Nollywood or Bust: Africa at the Movies – discussion on the future of African cinema
Front Room at Queen Elizabeth Hall
Sat 21st July, 11am, free

Imagining Africa: a Granta Salon – Yinka Shonibare and others in discussion, hosted by Granta Magazine
Front Room at Queen Elizabeth Hall
Sat 21st July, 12.30pm, free

ARISE and shine – salon event hosted by ARISE Magazine, featuring Dak’art 2012 curator Christine Eyene, among others
Front Room at Queen Elizabeth Hall
Sat 21st July, 3pm, free

Art Connect: Contemporary African Art and the Global Art Market – the next discussion in Tiwani‘s series (previous ones here and here), with my good friend Emeka Ogboh, Mary Evans and others
Front Room at Queen Elizabeth Hall
Sat 21st July, 6pm, free

We Face Forward: Art from West Africa Today – session about the current festival up in Manchester, led by Whitworth curator Bryony Bond
Front Room at Queen Elizabeth Hall
Sun 22nd July, 3.30pm, free

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The Gaddafi Archives: Libya before the Arab Spring @ Slade Research Centre

Colonel Gaddafi and Leonid Brezhnev, General Secretary of the Soviet Union, holding hands in Moscow, April 27th, 1981 – Michael Christopher Brown for Human Rights Watch (2011)

The London Festival of Photography is in full swing, and photography from and about Africa is very much part of the picture: the British Museum display Money in Bamako and London and Steve Bloom‘s South African photographs at the Guardian Gallery are still on view, and there have been (by all accounts) great events and workshops from the likes of Jodi Bieber.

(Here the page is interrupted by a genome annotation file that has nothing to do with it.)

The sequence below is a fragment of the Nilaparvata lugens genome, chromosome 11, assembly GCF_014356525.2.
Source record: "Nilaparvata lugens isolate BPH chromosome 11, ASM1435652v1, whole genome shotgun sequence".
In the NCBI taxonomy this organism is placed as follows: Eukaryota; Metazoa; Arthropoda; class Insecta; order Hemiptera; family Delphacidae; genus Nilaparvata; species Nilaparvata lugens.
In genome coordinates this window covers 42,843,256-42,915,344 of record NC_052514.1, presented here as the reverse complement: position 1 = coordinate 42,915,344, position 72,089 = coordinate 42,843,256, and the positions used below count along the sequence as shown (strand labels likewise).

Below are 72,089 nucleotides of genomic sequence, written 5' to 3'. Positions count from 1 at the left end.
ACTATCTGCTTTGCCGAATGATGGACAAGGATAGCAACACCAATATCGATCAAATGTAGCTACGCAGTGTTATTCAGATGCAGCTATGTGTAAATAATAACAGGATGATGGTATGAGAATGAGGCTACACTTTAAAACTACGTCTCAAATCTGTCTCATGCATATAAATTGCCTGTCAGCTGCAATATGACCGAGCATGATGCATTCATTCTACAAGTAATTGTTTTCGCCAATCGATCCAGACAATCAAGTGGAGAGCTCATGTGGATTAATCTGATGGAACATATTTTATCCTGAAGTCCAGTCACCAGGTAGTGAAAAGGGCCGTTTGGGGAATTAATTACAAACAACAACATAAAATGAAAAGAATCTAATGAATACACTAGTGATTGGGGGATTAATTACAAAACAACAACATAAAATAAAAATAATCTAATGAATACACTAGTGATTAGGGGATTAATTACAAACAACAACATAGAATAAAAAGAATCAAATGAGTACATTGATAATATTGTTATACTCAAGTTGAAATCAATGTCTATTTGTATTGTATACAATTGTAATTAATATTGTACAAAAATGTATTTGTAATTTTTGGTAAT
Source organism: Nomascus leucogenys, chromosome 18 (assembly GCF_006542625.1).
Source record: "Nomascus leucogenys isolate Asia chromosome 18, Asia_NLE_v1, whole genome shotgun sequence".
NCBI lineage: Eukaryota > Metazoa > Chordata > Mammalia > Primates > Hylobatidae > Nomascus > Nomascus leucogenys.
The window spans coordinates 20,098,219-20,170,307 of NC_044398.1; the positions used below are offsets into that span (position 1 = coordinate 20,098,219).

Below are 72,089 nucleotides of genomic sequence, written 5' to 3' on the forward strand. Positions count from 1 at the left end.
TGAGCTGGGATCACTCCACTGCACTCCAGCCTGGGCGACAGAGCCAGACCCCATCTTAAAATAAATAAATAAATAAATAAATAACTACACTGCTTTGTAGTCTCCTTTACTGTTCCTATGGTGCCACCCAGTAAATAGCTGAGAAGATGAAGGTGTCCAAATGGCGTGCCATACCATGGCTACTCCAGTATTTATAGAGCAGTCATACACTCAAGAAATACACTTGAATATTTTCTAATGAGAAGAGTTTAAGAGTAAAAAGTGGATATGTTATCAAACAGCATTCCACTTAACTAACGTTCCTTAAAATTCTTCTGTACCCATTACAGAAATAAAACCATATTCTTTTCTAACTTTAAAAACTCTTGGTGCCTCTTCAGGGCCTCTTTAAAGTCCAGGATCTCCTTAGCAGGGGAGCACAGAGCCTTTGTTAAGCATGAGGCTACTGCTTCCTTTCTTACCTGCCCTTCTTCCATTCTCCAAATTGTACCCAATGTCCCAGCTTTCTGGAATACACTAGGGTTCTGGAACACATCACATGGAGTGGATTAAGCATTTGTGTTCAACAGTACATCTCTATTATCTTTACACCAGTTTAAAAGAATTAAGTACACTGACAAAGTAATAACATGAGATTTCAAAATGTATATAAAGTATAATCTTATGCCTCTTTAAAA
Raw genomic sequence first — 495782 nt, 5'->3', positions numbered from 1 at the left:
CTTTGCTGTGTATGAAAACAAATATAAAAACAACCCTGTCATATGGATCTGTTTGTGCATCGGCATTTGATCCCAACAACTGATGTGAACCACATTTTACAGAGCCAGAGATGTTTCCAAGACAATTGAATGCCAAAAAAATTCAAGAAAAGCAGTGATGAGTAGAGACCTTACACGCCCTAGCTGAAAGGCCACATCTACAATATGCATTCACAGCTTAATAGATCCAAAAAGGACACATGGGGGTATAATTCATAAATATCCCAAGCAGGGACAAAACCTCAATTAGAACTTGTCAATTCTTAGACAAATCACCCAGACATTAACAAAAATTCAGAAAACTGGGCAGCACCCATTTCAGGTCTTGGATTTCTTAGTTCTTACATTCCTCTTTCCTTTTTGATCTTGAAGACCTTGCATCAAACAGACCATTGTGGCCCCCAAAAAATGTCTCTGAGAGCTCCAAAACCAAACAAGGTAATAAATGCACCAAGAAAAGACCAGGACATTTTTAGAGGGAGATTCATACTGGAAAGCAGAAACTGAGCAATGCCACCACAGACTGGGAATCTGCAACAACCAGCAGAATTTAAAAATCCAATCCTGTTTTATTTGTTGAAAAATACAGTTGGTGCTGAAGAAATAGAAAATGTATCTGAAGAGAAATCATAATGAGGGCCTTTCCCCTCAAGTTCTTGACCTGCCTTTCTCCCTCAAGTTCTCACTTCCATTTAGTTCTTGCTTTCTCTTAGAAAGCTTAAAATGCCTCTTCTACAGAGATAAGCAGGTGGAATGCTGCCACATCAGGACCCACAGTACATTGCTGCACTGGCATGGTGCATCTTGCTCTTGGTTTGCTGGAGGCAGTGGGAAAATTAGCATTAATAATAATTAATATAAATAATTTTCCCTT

This coming week another Africa-related exhibition opens its doors: The Gaddafi Archives. For nine days only, there’s a chance to explore the Human Rights Watch photographic record of documents and images found in state intelligence buildings and destroyed Gaddafi residences, covering over 70 years of Libyan history that has until recently been a closed book.

Tickets are £7.50 (or £5 with an Open City ticket) and can be bought online here or on the door.

Show: 21st-29th June

Opening hours: daily, 10.00 – 22.00

Slade Research Centre
Woburn Square, London


Jodi Bieber @ London Festival of Photography

Jodi Bieber

Award-winning South African photographer Jodi Bieber is giving an evening talk and a four-day masterclass as part of the London Festival of Photography. Join her to find out more about her practice, and hear the inside story on her recent work in Afghanistan, which won her the 2011 World Press Photo Award.

Talk: 7pm, 7th June, Foto8 Gallery, £12.50

Masterclass: 7th-10th June, Fitzrovia Community Centre, £649

For more great South African photography during the festival, also check out Steve Bloom at the Guardian Gallery. 

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Africa Utopia @ Southbank Centre

Baaba Maal

There’s a whole host of events coming up at the Southbank Centre this July as part of Africa Utopia, a month-long festival of music, theatre, film, literature, dance, fashion, talks and debates. Baaba Maal has been involved with the programming, and will kick things off on July 3rd with Word Sound Power, an evening of music and poetry with Lemn Sissay and friends.

Highlights include blues legend Taj Mahal, Malian diva Oumou Sangaré (who I’ve been wanting to see for a few years) and, on July 4th, a special free screening and discussion of some of the short films from the Arnolfini’s Africa sci-fi show Superpower, for anyone unable to make it along to Bristol.

Get your tickets early. For more details on the programme and to book, take a look here.


London Festival of Photography @ London venues

Harandane Dicko

The London Festival of Photography will be taking over King’s Cross and Bloomsbury this June, with 18 exhibitions and 40 satellite events showcasing street, documentary and conceptual photography.